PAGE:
United States v. Socony-Vacuum Oil Co.

Decision Date27 July 1939
Docket NumberNo. 6721.,6721.
Citation105 F.2d 809
PartiesUNITED STATES v. SOCONY-VACUUM OIL CO., Inc., et al.
CourtU.S. Court of Appeals — Seventh Circuit

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William J. Donovan, of New York City, and Herbert H. Thomas, of Madison, Wis., for appellants.

John Henry Lewin, of Baltimore, Md., and Charles H. Weston and Grant W. Kelleher, both of Washington, D. C., for the United States.

Before SPARKS, MAJOR, and KERNER, Circuit Judges.

MAJOR, Circuit Judge.

These are several appeals from judgments of conviction by the District Court for the Western District of Wisconsin for violation of Section 1 of the Sherman Anti-Trust Act (Act of July 2, 1890, 26 Stat. 209, 15 U.S.C.A. § 1). Appellants are twelve corporations and five of their officers and employees.1 The indictment was returned on December 22, 1936, against twenty-four corporations engaged in the petroleum business (called "defendant major oil companies"), three trade journals, and fifty-six individuals, principally officers and employees of the defendant corporations.2 On October 4, 1937, twenty-three of the corporations, the three trade journals and forty-six individuals were brought to trial, which continued over three and one-half months before a jury.

At the close of its case, the Government dismissed the indictment as against four major companies, the three trade journals and one individual.3 The court, at the same time, directed verdicts for three corporations4 and four of their officers and employees. During the course of the trial the court granted motions for directed verdicts on behalf of eleven other individual defendants. The jury on the 22nd day of January, 1938, returned verdicts of guilty against the remaining sixteen corporations and thirty individuals.

On July 19, 1938, the trial court set aside the verdicts and dismissed the indictment as to ten of the convicted individuals and one of the convicted corporations. The court also granted new trials to fifteen individuals and three corporations,5 and sustained the verdicts of the jury against the remaining twelve corporations and five individuals, appellants herein.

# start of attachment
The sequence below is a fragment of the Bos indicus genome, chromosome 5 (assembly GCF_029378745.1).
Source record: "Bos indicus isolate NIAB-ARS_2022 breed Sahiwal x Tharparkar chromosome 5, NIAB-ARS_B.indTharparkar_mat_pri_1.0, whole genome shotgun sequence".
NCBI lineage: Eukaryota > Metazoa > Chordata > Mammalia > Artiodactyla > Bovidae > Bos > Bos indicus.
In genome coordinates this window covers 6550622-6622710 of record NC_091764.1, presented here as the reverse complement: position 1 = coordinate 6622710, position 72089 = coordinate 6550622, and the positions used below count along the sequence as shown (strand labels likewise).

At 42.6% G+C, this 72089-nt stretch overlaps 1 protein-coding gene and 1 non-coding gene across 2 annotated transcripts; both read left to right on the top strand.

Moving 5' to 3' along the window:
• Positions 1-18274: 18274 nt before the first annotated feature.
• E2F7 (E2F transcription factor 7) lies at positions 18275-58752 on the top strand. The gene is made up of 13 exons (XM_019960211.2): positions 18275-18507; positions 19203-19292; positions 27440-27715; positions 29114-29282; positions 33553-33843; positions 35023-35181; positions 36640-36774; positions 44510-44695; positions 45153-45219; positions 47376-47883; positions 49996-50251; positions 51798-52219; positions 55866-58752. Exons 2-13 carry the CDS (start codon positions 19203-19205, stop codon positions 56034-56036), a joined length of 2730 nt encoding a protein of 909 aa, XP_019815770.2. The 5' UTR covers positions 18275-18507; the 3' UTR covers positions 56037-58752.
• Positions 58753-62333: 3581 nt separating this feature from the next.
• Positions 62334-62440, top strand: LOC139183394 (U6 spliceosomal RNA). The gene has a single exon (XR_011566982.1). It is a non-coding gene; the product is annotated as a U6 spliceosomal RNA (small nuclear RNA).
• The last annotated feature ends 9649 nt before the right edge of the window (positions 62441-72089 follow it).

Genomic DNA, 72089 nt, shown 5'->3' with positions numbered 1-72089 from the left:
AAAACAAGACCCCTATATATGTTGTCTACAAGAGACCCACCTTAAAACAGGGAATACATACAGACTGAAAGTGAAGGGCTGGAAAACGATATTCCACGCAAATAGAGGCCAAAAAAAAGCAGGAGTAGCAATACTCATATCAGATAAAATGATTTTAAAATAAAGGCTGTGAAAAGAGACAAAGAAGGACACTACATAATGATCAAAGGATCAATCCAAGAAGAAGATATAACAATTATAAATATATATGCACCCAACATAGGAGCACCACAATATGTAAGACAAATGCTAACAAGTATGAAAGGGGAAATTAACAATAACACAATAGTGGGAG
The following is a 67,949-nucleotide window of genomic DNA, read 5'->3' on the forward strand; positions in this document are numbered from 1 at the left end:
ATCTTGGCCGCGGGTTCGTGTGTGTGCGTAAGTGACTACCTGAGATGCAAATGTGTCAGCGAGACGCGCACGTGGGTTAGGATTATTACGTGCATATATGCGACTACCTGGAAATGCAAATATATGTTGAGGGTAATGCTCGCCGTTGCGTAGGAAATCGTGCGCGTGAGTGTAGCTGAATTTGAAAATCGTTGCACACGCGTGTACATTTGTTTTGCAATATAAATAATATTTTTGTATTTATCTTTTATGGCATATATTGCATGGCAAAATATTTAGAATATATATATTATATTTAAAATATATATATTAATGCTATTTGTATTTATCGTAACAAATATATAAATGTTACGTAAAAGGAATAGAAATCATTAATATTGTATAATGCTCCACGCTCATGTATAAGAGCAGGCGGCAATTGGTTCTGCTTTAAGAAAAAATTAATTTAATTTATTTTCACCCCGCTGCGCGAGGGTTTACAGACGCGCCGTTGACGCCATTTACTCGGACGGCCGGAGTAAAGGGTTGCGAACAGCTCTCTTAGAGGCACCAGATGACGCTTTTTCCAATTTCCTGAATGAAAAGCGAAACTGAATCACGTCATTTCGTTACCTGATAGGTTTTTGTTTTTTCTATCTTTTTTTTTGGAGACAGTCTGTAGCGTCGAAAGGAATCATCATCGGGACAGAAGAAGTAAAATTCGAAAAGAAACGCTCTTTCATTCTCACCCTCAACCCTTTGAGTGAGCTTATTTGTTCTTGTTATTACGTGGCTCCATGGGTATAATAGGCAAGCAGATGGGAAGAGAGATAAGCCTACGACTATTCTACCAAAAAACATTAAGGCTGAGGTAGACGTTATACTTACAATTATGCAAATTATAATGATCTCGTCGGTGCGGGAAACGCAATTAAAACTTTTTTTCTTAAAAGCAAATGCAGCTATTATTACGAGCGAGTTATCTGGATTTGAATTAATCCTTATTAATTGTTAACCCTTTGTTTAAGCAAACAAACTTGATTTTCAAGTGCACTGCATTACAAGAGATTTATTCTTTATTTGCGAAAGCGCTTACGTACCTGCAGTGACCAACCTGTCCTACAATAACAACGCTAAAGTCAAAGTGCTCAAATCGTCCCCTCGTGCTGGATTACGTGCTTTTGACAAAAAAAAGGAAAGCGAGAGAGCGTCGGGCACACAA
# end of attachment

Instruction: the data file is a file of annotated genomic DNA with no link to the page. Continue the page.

The Indictment.

The indictment describes the states of Michigan, Wisconsin, Minnesota, North Dakota, South Dakota, Iowa, Illinois, Indiana, Missouri and Kansas as the market territory of defendant Standard of Indiana, sometimes known as the "Standard of Indiana Territory" by reason of said defendants' dominant position in the distribution of gasoline in each of said states. The territory is also described as the Mid-Western area. Each of the defendant major oil companies, so it is alleged, either directly or through subsidiary or affiliated companies markets gasoline in some or all of the states of such area. It is charged that the defendant companies manufacture and distribute to jobbers, dealers and consumers more than 85% of all the gasoline sold therein. It is alleged that the jobbers therein, some 4000 or more, sell more than 50% of all the gasoline sold to retail service stations and that the defendant companies supply more than 80% of the gasoline purchased by those jobbers. During the period of the conspiracy and for many years prior thereto, jobbers purchased gasoline from the defendant companies under long-term supply contracts, which uniformly provided that the price of the gasoline purchased by the jobbers should be determined by the "spot" market prices as published by two trade journals, namely, The Chicago Journal of Commerce, published in Chicago, Illinois, and Platt's Oilgram, published in Cleveland, Ohio. It is alleged that the defendant companies also distribute gasoline through retail dealers and directly to consumers through their own retail service stations, and that retail prices in the Mid-Western area are directly and substantially influenced by, and fluctuate directly with, the "spot" market price.

The indictment alleges that the defendant companies do not sell any substantial part of their gasoline on the "spot" markets. Independent refiners, located in the Mid-Continent and East Texas oil fields, sell most of the gasoline sold on a "spot" basis and the prices received therefor make the "spot" market quotations which are published each day in the market journals. It is alleged that this gasoline amounts to less than 5% of all the gasoline marketed in the Mid-Western area.

It is alleged that, beginning in the month of February, 1935, and continuing to the date of the presentation of the indictment, the defendants combined and conspired together for the purpose of artificially raising and fixing the tank-car prices of gasoline in the "spot" markets, and artificially raised and fixed said "spot" market tank-car prices of gasoline, and maintained said prices at artificially high and noncompetitive levels and thereby increased and fixed the tank-car prices of gasoline in the Mid-Western area (including the western district of Wisconsin) and arbitrarily, by reason of the provisions of the jobber contracts, exacted large sums of money from jobbers with whom such contracts were made. Thus, the defendants are charged with an unlawful combination and conspiracy in restraint of trade and commerce in gasoline in violation of the Sherman Anti-Trust Act.